Glen Macnow: Tony Romo’s move to TV the latest of unnecessary Dallas Cowboys hires

Tony Romo has received a TV job after 13 years with the Cowboys.

As an Eagles fan, I’ve long despised the NFL’s pro-Cowboy bias – from the Michael Irvin Push-Off Era through those incriminating paparazzi shots of the league’s officiating director chumming with some healthy-looking girls on Jerry Jones’ party bus.

Nothing makes me fume like the Retired Cowboys Affirmative Action Program. That one offers high-visibility network jobs to veterans of the blue-and-silver whether they’re qualified or not. So Irvin, Emmitt Smith, Jimmy Johnson and Deion Sanders have all gotten to bark nonsense into your living room.

And now Tony Romo. The Cowboys goofy-looking QB retired last week after a 13-season career in which he won two playoff games. He was immediately foisted into the No. 1 analyst’s chair  at CBS. That Romo has never called a game, never relayed an insightful anecdote and never displayed a sense of humor obviously did not hinder his ascension. He wasn’t even required to audition for the coveted job.

This is wrong on several levels. As veteran broadcaster Bonnie Bernstein Tweetstormed last week, Romo’s chat-and-cut to the front of the analyst’s buffet line insults every hard-working person in the craft of TV.

“While this isn’t quantum physics,” Bernstein wrote, “it is a really difficult job with a lot of responsibility and pressure. I was just sticking up for all of the really talented former players and coaches I know, who have been busting their tails and would give anything for that gig”

Perhaps you don’t care about this. Perhaps you’re just relieved that Romo’s skyrocketing means you’ll no longer have to decipher Phil Simms on Sunday afternoons. 

OK, fair enough. But consider what Romo gurgled about Cowboys owner Jerry Jones after the news broke:  “I wish people would get a chance to see into his heart and the way he just loves this football team, loves his family and just loves the people that have done right by him. There’s not a more loyal guy you’ll ever meet.”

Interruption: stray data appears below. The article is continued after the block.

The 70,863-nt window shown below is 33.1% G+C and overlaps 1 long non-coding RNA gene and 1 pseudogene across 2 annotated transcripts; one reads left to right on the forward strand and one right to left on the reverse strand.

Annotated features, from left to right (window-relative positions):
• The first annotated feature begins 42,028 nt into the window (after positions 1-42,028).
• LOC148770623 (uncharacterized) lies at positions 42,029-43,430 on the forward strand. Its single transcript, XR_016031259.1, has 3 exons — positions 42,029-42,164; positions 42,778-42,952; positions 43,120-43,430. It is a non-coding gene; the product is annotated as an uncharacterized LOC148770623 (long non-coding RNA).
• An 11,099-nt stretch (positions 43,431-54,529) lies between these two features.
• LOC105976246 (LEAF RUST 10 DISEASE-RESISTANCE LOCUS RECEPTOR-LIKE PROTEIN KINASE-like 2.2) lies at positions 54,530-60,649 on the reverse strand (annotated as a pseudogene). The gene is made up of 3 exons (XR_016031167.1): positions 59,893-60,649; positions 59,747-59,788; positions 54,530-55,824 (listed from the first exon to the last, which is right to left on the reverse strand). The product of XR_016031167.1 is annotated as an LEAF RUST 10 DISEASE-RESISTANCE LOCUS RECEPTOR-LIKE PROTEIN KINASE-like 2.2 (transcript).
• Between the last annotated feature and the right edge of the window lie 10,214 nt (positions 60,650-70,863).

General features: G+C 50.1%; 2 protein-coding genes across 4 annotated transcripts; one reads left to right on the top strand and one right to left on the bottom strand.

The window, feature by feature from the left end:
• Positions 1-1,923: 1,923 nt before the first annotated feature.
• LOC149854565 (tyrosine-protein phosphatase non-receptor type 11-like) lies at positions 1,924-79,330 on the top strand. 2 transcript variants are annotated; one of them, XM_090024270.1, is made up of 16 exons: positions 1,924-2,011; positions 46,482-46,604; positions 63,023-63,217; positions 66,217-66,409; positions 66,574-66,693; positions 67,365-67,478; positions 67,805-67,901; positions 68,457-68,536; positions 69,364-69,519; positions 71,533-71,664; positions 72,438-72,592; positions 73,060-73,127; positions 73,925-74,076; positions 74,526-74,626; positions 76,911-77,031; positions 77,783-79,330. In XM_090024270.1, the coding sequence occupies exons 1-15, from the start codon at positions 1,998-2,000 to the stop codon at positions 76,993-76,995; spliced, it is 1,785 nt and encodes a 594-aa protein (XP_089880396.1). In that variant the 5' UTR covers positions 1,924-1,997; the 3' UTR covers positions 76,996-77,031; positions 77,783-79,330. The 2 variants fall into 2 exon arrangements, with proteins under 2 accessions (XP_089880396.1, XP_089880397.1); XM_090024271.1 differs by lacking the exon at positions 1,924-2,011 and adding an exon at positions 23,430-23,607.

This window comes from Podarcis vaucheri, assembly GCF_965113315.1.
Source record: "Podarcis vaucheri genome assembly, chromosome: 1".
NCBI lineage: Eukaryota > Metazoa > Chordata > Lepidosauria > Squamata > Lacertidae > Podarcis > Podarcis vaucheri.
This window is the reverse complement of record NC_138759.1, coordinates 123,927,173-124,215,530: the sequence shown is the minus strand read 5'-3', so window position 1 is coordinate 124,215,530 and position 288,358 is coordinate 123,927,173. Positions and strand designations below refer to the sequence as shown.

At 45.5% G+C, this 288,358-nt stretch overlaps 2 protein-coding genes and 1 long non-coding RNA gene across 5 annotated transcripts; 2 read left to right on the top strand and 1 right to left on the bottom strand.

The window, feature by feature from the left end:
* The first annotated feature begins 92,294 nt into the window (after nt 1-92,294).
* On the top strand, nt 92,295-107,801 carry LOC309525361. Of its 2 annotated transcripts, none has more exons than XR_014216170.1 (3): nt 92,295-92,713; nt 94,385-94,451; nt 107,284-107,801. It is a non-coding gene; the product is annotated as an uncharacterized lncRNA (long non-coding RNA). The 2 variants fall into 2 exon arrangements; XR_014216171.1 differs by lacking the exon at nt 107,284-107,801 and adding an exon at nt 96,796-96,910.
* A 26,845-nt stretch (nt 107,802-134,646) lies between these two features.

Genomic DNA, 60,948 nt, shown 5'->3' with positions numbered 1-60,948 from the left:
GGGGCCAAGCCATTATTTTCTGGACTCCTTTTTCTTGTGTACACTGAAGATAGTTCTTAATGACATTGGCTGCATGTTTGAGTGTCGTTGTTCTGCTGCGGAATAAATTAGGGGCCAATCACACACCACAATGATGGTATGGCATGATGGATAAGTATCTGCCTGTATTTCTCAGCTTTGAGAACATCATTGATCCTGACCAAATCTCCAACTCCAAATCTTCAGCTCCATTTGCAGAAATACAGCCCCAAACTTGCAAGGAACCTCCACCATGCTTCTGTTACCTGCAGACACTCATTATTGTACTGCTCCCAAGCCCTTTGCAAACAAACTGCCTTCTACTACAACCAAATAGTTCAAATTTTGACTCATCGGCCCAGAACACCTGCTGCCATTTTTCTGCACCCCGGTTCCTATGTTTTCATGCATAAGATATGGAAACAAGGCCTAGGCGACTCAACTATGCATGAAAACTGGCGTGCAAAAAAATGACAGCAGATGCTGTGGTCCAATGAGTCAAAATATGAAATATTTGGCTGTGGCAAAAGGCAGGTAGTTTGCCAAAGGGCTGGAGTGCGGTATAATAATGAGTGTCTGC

Hmmm. Do you sense that spreading the Gospel of Good on Old Jerry will be among Romo’s agenda items? Grab me a barf bag.

Facing a national audience as an A-team broadcaster is challenging, in part, because fans study for moments of bias. Consider how many locals loathed Dan Dierdorf back in the day, or Cris Collinsworth. Joe Buck self-mockingly heads his Twitter account with, “I love all teams EXCEPT yours.”

And now comes a guy who might as well have a blue star tattooed above each ear. When Romo’s overrated playing career was still viable, in 2013, a poll published in Forbes listed him among America’s 10 most-disliked athletes. Just 27 percent of respondents said Romo “appealed” to them – four ticks higher than Mike Vick.

I can’t imagine anything since has prompted that flaccid number to rise. And I doubt it will help putting an untrained, monotone Romo before the critical eyes of a national audience. For me, none of this is likely to change my view of the guy. I’ll always remember him for my favorite game, his 44-6 loss in Philly back in 2008.

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